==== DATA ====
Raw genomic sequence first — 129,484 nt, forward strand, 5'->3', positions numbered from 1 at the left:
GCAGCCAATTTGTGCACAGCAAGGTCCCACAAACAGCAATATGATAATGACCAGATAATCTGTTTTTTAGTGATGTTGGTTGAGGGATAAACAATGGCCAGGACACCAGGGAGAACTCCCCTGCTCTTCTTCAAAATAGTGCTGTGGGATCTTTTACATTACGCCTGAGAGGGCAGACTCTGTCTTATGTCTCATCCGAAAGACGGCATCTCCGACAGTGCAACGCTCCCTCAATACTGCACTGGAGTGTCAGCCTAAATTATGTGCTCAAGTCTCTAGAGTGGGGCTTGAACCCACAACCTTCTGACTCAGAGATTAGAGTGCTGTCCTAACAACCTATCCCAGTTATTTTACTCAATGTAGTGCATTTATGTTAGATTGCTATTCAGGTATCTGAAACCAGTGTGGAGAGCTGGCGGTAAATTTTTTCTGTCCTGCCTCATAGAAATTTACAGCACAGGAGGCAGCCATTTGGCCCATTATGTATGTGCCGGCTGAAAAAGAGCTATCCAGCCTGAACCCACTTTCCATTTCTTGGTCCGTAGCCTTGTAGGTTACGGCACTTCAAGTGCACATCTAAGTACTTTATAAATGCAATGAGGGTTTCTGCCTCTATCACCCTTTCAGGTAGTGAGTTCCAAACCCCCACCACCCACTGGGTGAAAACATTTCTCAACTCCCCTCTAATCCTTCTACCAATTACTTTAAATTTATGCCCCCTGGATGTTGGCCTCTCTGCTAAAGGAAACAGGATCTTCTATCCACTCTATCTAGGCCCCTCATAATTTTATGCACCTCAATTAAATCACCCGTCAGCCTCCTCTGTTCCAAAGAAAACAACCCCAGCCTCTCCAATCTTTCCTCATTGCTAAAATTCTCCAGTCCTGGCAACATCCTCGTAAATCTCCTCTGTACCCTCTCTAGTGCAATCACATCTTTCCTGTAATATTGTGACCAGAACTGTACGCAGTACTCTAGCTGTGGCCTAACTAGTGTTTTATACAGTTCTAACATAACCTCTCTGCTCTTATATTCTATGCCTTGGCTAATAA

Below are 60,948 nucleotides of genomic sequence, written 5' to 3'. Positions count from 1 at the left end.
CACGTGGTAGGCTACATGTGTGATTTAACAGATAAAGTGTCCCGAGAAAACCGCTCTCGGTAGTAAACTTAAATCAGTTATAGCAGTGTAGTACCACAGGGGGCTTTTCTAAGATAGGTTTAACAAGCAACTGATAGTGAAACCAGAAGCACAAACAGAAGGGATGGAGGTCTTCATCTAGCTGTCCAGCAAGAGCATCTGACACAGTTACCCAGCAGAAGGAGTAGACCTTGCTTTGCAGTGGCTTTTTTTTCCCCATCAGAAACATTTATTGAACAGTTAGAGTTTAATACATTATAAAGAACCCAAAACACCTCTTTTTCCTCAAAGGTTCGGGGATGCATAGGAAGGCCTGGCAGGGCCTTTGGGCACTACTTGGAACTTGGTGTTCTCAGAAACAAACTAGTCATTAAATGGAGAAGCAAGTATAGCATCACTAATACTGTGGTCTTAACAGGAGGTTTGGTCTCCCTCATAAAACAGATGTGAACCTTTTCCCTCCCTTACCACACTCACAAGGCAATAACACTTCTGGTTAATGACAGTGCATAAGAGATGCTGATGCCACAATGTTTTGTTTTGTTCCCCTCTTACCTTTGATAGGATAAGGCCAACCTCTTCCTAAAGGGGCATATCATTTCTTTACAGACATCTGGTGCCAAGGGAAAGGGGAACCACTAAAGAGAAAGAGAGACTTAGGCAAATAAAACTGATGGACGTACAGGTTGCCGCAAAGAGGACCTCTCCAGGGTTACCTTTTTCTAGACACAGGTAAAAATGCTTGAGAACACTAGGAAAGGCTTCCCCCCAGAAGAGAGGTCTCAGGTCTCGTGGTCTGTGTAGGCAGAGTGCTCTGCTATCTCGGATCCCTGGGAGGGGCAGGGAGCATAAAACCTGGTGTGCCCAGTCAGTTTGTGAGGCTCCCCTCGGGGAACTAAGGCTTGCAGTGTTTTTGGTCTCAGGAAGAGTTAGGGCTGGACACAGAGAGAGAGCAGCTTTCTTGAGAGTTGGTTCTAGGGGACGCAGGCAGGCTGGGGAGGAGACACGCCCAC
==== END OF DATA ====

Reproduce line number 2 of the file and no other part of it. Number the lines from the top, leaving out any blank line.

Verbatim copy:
GCAGCCAATTTGTGCACAGCAAGGTCCCACAAACAGCAATATGATAATGACCAGATAATCTGTTTTTTAGTGATGTTGGTTGAGGGATAAACAATGGCCAGGACACCAGGGAGAACTCCCCTGCTCTTCTTCAAAATAGTGCTGTGGGATCTTTTACATTACGCCTGAGAGGGCAGACTCTGTCTTATGTCTCATCCGAAAGACGGCATCTCCGACAGTGCAACGCTCCCTCAATACTGCACTGGAGTGTCAGCCTAAATTATGTGCTCAAGTCTCTAGAGTGGGGCTTGAACCCACAACCTTCTGACTCAGAGATTAGAGTGCTGTCCTAACAACCTATCCCAGTTATTTTACTCAATGTAGTGCATTTATGTTAGATTGCTATTCAGGTATCTGAAACCAGTGTGGAGAGCTGGCGGTAAATTTTTTCTGTCCTGCCTCATAGAAATTTACAGCACAGGAGGCAGCCATTTGGCCCATTATGTATGTGCCGGCTGAAAAAGAGCTATCCAGCCTGAACCCACTTTCCATTTCTTGGTCCGTAGCCTTGTAGGTTACGGCACTTCAAGTGCACATCTAAGTACTTTATAAATGCAATGAGGGTTTCTGCCTCTATCACCCTTTCAGGTAGTGAGTTCCAAACCCCCACCACCCACTGGGTGAAAACATTTCTCAACTCCCCTCTAATCCTTCTACCAATTACTTTAAATTTATGCCCCCTGGATGTTGGCCTCTCTGCTAAAGGAAACAGGATCTTCTATCCACTCTATCTAGGCCCCTCATAATTTTATGCACCTCAATTAAATCACCCGTCAGCCTCCTCTGTTCCAAAGAAAACAACCCCAGCCTCTCCAATCTTTCCTCATTGCTAAAATTCTCCAGTCCTGGCAACATCCTCGTAAATCTCCTCTGTACCCTCTCTAGTGCAATCACATCTTTCCTGTAATATTGTGACCAGAACTGTACGCAGTACTCTAGCTGTGGCCTAACTAGTGTTTTATACAGTTCTAACATAACCTCTCTGCTCTTATATTCTATGCCTTGGCTAATAA